Substance-abuse treatment admissions for people 50 and older more than doubled between 1992 and 2008, corresponding to significant changes in their sociodemographic status, USA Today reported Sept. 9.
According to the Treatment Episode Data Set, a Substance Abuse and Mental Health Services Administration (SAMHSA) reporting system from treatment facilities across the country, unemployment in this age group rose from 19 percent in 1992 to 31 percent in 2008, while homelessness increased from 16 percent to 20 percent. The number of patients 50 and older who said they had no significant source of income jumped from 11 percent to 29 percent.
Additionally, the number of older adult patients reporting they were married dropped from 33 percent in 1992 to 22 percent in 2008, while the number of people who reported never being married rose from 13 percent to 30 percent.
The increase in older adults seeking substance abuse treatment may be linked to these demographic changes, suggested Peter Delany, Director of SAMHSA’s Center for Behavioral Health Statistics and Quality.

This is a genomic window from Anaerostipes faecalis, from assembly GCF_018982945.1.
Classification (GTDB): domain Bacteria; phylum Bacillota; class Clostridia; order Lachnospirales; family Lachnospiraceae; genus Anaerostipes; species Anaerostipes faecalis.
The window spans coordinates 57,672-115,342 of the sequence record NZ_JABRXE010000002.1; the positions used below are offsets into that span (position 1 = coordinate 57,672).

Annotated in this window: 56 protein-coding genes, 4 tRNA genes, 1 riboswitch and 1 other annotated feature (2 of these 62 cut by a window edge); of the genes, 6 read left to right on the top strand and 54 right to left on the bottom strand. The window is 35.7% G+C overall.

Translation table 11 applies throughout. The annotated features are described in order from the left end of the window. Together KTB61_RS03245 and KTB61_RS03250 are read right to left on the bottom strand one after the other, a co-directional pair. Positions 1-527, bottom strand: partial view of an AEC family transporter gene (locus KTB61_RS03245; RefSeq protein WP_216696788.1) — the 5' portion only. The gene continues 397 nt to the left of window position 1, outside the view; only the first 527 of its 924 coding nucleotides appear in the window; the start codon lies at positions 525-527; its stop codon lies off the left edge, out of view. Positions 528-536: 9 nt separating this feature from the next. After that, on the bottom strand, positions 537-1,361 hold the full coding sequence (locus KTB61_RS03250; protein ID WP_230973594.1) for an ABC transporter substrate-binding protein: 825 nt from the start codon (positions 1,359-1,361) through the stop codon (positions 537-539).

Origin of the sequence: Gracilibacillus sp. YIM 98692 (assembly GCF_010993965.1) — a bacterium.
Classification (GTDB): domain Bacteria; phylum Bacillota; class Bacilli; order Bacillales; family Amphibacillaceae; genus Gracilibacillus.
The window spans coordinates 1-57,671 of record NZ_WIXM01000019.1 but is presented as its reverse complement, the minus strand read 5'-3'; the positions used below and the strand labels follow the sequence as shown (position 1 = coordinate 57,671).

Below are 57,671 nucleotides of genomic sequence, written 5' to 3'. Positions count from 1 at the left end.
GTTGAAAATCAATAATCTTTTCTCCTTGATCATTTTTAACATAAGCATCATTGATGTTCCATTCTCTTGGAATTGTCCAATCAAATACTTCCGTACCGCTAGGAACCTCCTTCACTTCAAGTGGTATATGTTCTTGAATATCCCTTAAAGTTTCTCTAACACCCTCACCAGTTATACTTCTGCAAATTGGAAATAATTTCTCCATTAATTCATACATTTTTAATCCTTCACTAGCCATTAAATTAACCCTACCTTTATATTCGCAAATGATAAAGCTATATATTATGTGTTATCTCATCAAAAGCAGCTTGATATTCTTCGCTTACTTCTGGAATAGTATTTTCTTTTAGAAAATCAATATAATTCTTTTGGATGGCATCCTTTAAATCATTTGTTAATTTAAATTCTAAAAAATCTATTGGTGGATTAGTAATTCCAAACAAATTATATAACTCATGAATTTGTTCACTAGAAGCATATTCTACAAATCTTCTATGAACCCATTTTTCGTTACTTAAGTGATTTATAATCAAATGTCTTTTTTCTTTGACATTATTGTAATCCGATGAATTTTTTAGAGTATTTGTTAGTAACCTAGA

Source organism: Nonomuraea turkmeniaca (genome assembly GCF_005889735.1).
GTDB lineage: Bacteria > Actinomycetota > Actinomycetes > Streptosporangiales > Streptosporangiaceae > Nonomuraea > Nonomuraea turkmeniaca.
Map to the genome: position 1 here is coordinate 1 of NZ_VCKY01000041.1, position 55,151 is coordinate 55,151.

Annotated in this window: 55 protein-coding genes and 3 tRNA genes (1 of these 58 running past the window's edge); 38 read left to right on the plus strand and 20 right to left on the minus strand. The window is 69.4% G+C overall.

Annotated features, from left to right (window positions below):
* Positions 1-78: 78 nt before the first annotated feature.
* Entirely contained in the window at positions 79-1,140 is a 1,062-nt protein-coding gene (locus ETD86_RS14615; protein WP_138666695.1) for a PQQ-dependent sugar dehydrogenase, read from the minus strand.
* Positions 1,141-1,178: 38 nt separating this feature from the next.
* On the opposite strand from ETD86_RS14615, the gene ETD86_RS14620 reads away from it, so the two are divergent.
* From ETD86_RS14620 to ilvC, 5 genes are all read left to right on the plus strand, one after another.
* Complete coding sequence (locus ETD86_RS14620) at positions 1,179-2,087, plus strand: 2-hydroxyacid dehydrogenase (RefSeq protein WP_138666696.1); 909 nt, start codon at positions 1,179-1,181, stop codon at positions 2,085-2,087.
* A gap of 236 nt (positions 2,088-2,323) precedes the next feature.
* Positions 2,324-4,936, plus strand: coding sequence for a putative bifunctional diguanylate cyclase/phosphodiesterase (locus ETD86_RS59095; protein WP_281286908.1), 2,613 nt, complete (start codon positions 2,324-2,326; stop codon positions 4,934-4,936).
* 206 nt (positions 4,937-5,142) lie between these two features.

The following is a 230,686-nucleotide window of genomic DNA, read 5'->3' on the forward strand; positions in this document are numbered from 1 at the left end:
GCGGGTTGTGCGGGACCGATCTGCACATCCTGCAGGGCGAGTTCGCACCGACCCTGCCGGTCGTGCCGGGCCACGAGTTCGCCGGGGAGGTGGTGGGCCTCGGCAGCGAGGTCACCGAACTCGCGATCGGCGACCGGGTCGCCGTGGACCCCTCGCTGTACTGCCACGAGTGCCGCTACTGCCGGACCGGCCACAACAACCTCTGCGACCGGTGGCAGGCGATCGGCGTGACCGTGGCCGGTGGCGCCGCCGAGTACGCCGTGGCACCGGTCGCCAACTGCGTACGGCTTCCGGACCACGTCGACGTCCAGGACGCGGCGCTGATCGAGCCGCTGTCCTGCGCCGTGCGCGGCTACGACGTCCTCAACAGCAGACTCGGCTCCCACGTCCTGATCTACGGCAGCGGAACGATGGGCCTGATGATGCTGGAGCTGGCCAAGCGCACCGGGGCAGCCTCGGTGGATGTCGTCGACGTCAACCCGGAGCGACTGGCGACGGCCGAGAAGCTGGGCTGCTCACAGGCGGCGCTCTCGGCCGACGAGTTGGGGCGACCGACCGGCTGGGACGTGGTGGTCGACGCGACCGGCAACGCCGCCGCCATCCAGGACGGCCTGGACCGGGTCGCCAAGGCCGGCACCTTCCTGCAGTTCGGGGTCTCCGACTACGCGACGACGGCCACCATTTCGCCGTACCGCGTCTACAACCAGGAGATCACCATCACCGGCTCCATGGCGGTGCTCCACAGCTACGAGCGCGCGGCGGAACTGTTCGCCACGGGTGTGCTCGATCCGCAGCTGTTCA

“What we have is a group of older people who have fewer resources socially, fewer fiscal resources, and have less employability,” he said.
Another contributing factor may be the decreased stigma associated with seeking substance abuse treatment, said Gregory Stuart, a psychology professor at the University of Tennessee in Knoxville who specializes in substance-abuse issues.
The full report, “Sociodemographic Characteristics of Substance Abuse Treatment Admissions Aged 50 or Older: 1992 to 2008” is available on the SAMHSA website.